There are no guarantees, as Izuku still has no Quirk of his own, but he’s gotta try, and if nothing else, Izuku’s crazy actions proved to All Might that he can be a hero, with a little help. And then, as a little surprise, Izuku’s voiceover informs us this is actually the story of how he became the greatest hero. So he won’t be weak and unheralded for long.

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One Punch Man – 12 (Fin)

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With just one episode left, One Punch Man doesn’t waste any time with an OP or recap; we’re plunged right into the hugely-anticipated Saitama-Boros bout. It’s everything I could have hoped for. As Saitama claims an early arm from Boros, below the ship the S’s finish off their opponent, led by Silverfang/Bang, who grabs the foe’s core before he can regenerate his body around it, showing sprightliness beyond his years. Drive Knight also warns Genos not to trust Metal Knight, potentially presaging interhero treachery.

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Meantime, it’s back to the Main Event. Yep, all my shows are ending the same way, but that’s okay, as they’ve all used slightly different approaches to the Final Epic Duel. OPM gets into abstract territory by unleashing a lush and dazzling rainbow of colors, textures, movements, and styles of line, with ironically very little damage being done to either combatant. Hell, Saitama is punched literally To The Moon—what I assume is an equally iconic image in the manga.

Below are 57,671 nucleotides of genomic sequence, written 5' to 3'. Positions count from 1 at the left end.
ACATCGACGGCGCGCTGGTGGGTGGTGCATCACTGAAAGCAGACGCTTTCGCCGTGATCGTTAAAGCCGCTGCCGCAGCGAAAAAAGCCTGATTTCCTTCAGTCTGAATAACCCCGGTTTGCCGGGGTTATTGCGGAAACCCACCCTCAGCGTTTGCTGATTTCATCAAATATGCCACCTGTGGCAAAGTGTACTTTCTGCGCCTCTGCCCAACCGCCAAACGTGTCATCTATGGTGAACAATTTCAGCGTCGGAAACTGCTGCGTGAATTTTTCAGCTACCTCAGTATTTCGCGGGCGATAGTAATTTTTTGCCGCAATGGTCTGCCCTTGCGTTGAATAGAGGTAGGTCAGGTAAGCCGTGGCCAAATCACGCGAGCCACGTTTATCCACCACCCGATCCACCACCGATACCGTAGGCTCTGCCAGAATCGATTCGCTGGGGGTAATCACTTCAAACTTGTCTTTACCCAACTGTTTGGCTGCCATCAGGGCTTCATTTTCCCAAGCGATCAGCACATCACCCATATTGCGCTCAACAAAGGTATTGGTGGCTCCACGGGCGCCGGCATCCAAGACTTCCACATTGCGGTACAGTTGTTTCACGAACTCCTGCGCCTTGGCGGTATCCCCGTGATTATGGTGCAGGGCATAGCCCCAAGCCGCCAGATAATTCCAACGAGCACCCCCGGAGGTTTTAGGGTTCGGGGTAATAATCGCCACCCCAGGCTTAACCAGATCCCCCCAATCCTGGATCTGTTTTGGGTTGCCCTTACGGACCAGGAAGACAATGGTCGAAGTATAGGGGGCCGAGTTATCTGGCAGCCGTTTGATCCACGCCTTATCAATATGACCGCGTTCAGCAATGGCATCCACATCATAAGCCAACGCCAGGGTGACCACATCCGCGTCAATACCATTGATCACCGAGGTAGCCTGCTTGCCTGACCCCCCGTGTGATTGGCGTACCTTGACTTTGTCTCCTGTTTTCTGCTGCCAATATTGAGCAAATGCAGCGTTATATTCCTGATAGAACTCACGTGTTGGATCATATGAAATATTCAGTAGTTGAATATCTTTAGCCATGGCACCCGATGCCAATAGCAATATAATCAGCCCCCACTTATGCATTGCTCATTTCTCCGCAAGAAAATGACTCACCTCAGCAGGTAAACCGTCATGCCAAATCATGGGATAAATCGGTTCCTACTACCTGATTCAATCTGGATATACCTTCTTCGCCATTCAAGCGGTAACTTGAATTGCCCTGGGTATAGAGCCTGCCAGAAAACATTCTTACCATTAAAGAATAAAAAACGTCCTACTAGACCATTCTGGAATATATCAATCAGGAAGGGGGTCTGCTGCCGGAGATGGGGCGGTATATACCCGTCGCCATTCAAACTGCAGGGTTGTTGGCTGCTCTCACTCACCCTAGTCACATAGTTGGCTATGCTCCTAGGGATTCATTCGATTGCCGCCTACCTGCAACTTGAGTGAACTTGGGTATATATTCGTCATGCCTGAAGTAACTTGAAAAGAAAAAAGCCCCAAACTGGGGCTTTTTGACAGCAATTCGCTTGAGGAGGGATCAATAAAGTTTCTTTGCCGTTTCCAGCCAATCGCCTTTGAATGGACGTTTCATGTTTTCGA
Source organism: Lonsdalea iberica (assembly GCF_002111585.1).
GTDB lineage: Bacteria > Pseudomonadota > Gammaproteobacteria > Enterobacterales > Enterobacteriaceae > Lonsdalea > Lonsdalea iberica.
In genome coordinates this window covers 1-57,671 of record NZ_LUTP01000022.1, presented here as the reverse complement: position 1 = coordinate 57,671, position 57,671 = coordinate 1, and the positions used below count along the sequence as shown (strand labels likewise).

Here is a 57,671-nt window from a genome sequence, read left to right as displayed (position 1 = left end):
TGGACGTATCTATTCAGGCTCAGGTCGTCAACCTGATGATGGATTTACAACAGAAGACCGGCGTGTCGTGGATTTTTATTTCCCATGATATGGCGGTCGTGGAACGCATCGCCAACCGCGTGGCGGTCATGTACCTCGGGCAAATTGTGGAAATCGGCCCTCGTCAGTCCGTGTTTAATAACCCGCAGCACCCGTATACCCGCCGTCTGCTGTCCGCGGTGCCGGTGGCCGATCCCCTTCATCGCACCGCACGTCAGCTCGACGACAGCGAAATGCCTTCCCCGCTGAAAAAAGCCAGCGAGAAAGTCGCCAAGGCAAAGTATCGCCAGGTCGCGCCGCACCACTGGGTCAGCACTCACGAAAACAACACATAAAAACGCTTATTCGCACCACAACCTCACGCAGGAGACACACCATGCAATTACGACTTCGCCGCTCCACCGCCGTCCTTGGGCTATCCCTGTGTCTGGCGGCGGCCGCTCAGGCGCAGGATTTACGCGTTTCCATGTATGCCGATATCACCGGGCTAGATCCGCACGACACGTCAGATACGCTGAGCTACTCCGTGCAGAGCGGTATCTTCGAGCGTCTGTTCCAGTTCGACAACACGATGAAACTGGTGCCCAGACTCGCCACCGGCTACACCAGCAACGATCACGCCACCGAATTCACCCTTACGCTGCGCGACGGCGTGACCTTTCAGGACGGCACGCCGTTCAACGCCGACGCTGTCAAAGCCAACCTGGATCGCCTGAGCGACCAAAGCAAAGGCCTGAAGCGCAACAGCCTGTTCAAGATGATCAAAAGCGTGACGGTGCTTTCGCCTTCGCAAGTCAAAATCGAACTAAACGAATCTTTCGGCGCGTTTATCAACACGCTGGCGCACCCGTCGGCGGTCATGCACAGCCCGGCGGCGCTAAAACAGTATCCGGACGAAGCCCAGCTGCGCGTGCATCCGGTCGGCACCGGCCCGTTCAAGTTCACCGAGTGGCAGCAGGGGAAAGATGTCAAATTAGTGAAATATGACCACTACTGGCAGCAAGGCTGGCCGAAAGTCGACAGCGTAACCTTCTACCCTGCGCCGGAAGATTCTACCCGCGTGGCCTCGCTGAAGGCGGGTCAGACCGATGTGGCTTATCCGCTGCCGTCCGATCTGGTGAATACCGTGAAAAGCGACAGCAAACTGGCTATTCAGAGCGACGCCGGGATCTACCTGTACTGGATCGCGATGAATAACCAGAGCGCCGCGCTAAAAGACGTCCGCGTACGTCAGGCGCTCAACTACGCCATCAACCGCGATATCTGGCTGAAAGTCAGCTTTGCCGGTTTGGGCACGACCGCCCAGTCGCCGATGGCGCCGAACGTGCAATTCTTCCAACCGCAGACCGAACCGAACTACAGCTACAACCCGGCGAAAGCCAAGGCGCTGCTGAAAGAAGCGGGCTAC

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But it’s no big; Saitama takes advantage of the Moon’s weaker gravity to blast himself right back to ex-City A (causing the alien ship to list in the process) and the battle continues. It’s clear both combatants are having a lot of fun, now that they’re fighting opponents who won’t go down instantly. And many a frame in the fight would make a great piece of art to hang on your wall.

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After hearing about so many special moves from so many foes, Saitama decides to break out his ulitmate move: Killer Move: Serious Series…Serious Punch. And No, he doesn’t need to work on that awful name; the fact that it’s awful matches his persona perfectly…not to mention reminds me of “The Paddling of the Swollen Ass…With Paddles.”